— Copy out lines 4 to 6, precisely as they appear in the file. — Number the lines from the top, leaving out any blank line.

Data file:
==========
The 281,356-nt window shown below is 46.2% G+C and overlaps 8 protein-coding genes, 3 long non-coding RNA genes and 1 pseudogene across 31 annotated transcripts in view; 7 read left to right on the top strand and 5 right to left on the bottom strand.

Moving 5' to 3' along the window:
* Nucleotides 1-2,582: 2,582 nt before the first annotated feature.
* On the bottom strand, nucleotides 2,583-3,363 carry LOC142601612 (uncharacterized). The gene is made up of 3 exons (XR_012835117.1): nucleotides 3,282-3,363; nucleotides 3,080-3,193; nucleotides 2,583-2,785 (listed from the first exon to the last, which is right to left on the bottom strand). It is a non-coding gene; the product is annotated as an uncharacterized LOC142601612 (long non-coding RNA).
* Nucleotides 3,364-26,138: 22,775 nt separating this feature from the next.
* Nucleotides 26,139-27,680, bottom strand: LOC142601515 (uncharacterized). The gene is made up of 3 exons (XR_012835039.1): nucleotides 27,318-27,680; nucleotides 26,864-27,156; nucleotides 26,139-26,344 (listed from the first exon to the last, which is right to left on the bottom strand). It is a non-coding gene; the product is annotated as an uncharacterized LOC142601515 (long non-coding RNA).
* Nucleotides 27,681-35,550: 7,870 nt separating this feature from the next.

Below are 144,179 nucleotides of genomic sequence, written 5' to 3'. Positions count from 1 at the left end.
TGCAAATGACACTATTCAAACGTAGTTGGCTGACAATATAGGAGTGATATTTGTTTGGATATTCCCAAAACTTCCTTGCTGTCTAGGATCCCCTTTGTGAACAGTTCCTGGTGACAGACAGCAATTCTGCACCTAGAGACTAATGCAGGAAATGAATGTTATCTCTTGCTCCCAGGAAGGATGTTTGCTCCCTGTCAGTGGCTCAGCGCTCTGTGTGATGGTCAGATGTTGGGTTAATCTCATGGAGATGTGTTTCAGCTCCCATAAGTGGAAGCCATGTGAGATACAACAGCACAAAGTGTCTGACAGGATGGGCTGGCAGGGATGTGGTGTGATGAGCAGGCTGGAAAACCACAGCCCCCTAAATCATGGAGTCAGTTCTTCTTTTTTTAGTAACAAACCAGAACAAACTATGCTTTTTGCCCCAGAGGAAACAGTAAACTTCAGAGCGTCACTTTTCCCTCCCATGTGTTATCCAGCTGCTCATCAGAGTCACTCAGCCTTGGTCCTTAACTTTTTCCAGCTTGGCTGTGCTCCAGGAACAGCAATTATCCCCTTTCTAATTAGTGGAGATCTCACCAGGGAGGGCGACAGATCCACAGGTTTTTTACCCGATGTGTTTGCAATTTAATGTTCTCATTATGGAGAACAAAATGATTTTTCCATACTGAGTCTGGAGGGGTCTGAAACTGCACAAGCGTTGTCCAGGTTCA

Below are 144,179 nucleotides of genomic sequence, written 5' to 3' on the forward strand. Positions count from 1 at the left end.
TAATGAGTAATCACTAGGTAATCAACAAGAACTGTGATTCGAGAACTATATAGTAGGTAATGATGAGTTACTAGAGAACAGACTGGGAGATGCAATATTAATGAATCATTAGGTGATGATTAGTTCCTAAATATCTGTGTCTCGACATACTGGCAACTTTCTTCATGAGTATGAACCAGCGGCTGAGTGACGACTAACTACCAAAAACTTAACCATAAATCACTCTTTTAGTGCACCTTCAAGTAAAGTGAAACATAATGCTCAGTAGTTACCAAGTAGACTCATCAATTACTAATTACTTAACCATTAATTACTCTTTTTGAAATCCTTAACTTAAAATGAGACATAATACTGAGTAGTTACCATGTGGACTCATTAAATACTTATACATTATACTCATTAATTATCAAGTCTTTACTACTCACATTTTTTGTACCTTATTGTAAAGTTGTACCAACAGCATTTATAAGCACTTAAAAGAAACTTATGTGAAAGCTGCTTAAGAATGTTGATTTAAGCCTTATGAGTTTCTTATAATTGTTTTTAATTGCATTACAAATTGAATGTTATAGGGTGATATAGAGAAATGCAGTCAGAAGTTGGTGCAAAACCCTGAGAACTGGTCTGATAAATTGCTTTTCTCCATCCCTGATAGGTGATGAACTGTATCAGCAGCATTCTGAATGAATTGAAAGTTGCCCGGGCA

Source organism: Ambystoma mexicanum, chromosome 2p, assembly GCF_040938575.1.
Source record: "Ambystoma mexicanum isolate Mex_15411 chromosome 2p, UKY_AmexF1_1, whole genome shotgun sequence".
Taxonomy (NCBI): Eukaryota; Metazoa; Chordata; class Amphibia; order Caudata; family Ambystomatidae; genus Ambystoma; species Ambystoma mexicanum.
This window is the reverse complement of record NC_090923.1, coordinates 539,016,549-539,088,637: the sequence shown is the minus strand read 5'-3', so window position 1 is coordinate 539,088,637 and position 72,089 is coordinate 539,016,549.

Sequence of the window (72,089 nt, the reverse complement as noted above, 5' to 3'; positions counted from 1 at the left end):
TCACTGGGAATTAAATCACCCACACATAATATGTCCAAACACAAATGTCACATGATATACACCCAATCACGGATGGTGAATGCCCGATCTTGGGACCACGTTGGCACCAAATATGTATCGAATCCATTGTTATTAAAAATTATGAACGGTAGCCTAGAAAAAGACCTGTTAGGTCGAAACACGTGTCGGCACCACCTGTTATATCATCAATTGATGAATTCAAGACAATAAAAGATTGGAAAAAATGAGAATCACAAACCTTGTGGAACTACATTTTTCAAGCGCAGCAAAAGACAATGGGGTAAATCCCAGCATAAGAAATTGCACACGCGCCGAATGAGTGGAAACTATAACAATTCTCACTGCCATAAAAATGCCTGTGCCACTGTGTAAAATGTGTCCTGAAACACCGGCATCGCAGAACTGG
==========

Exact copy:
* On the bottom strand, nucleotides 2,583-3,363 carry LOC142601612 (uncharacterized). The gene is made up of 3 exons (XR_012835117.1): nucleotides 3,282-3,363; nucleotides 3,080-3,193; nucleotides 2,583-2,785 (listed from the first exon to the last, which is right to left on the bottom strand). It is a non-coding gene; the product is annotated as an uncharacterized LOC142601612 (long non-coding RNA).
* Nucleotides 3,364-26,138: 22,775 nt separating this feature from the next.
* Nucleotides 26,139-27,680, bottom strand: LOC142601515 (uncharacterized). The gene is made up of 3 exons (XR_012835039.1): nucleotides 27,318-27,680; nucleotides 26,864-27,156; nucleotides 26,139-26,344 (listed from the first exon to the last, which is right to left on the bottom strand). It is a non-coding gene; the product is annotated as an uncharacterized LOC142601515 (long non-coding RNA).